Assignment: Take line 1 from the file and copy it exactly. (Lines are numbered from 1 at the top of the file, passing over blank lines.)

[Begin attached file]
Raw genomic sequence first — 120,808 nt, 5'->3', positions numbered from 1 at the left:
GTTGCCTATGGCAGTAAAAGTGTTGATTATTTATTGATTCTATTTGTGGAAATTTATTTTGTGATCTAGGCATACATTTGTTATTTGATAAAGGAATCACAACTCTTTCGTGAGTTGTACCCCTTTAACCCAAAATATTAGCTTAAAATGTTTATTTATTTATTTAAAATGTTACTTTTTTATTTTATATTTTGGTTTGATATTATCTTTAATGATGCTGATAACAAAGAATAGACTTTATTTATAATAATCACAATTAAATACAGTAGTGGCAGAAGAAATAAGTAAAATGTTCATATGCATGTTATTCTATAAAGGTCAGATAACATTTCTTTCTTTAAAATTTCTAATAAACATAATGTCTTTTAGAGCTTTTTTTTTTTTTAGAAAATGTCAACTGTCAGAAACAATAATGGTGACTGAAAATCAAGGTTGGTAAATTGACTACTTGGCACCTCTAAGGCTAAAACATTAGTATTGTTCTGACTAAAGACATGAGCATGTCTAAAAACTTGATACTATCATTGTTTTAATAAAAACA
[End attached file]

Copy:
Raw genomic sequence first — 120,808 nt, 5'->3', positions numbered from 1 at the left: